Almost all industry participants Morgan Stanley met on a trip to China were fairly bearish, particularly on the property market. An economic slowdown has been widely acknowledged but little mention was made of trade tensions.

Views regarding demand centred on low growth. The main risk is a slowdown in property starts. High property prices and a shift to rural buyers are making sales more difficult, while developers have financing difficulties and need to keep building and selling to generate cash, hence the elevated level of new starts.

Despite the cautious outlook for demand, the broker encountered a lack of supply discipline in the steel industry. Although total capacity is still falling, effective capacity could increase over 2019-21, as idle capacity is used in swaps. Moreover, Tangshan-based steelmakers were finding ways to increase capacity at existing plants.

The mills are sustaining lower iron ore inventory versus the usual 20-40 days, not wishing to buy in a falling market. Near-term demand has the potential to turn out better than the steel mills expect and, hence, Morgan Stanley suspects a re-stocking cycle may be on the way.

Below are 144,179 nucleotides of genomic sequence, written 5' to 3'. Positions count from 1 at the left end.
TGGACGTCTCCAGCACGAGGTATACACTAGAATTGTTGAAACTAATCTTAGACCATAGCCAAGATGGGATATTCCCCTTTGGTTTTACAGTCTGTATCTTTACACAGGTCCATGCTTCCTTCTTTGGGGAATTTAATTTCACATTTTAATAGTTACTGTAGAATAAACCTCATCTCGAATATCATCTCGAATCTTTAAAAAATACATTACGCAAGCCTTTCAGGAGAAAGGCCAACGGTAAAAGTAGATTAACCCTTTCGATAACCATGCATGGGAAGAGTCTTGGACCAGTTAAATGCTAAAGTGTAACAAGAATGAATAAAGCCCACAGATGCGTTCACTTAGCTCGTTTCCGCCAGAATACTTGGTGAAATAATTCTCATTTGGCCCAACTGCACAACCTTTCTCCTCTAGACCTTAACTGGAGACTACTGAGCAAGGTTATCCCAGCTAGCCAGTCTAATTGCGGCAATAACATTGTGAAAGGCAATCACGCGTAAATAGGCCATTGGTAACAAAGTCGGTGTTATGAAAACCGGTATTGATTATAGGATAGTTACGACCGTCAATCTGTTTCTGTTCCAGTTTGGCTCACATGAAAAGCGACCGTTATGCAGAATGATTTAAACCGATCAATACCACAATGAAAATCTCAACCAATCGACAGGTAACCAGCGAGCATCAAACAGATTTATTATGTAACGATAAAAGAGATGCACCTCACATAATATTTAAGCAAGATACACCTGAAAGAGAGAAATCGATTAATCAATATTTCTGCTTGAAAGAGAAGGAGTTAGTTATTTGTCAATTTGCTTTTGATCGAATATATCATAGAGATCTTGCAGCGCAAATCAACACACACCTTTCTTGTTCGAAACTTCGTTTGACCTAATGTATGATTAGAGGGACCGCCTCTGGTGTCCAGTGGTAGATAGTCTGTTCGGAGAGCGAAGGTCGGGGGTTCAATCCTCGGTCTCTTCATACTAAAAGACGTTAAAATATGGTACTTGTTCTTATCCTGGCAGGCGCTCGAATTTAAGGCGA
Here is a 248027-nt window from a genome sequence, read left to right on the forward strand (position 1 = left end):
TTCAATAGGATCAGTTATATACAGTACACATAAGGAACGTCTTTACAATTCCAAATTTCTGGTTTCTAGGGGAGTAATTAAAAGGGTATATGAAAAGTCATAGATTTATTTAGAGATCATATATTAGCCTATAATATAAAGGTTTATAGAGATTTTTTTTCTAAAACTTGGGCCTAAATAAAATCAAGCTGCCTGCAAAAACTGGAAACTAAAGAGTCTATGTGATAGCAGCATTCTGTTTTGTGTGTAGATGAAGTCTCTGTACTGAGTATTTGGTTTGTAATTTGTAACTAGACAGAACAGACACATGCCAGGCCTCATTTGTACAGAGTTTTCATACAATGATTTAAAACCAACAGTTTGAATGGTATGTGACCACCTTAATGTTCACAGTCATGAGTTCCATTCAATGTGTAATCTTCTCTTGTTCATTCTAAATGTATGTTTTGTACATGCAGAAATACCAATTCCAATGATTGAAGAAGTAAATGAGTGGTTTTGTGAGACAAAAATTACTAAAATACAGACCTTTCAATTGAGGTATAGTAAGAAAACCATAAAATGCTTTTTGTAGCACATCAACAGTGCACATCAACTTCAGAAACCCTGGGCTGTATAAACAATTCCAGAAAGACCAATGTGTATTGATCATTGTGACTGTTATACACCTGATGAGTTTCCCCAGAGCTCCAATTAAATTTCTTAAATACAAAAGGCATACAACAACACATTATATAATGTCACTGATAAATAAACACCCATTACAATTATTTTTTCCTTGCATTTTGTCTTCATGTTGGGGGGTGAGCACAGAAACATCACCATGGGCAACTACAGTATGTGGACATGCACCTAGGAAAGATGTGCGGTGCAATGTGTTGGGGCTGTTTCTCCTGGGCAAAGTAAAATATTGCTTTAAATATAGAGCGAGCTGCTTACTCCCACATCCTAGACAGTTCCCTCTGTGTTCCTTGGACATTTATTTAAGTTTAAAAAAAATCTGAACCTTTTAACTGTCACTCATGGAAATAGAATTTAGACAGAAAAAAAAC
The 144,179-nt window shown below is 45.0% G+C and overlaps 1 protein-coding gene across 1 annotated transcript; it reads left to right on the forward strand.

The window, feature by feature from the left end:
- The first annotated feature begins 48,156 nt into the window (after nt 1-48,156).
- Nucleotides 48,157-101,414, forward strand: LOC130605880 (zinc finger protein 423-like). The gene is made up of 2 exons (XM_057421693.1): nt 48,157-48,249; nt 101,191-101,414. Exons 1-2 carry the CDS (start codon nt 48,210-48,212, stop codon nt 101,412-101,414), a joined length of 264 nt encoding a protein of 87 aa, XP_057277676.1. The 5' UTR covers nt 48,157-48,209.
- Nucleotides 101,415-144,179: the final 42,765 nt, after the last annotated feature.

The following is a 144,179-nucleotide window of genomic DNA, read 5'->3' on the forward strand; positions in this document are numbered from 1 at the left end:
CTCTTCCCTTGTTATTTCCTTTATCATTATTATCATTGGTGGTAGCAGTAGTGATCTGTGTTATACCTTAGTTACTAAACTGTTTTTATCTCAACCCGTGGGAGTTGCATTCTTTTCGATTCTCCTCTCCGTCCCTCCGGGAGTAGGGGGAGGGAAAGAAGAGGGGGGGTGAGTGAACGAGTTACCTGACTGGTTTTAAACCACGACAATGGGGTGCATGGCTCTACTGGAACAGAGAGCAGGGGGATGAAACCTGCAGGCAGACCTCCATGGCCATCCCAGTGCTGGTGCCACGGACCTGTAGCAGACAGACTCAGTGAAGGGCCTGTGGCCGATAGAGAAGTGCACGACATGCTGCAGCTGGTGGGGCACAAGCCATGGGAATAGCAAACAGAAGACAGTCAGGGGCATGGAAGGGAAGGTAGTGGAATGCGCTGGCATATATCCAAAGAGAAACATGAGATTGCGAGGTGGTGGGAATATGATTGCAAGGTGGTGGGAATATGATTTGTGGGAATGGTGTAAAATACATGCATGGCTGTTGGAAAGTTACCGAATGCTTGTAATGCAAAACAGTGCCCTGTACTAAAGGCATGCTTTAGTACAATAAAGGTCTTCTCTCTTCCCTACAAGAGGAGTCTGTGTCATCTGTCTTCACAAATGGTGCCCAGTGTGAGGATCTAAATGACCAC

Tangshan steelmakers generally expect the iron ore price to fall to US$70-75/t by the end of the year, although Morgan Stanley suspects a US$90/t price is more likely.

Macquarie also spent time in Tangshan, the biggest steel city in China, and agrees the sector appears strong at present given the fall in inventory, although few believe the situation will last. The broker agrees feedback was generally cautious about demand. The broker notes policy makers are expected to lower the GDP target to 6.0% next year, allowing activity to moderate.

This is not expected to create significant issues in employment, and conditions are supported by increased fiscal expenditure, finance support to industry and a more flexible exchange rate. Nevertheless, in the long run, structural change in Chinese demographics suggests to Macquarie a further slowdown in growth is inevitable.

Costa Group

Credit Suisse believes Costa Group ((CGC)) is at a critical juncture. An extension of drought into the next rainy season jeopardises yields for 12-18 months. A -10% reduction in citrus yield equates to -$26m in revenue and, the broker notes, competitive advantages only count for so much when volumes are in decline.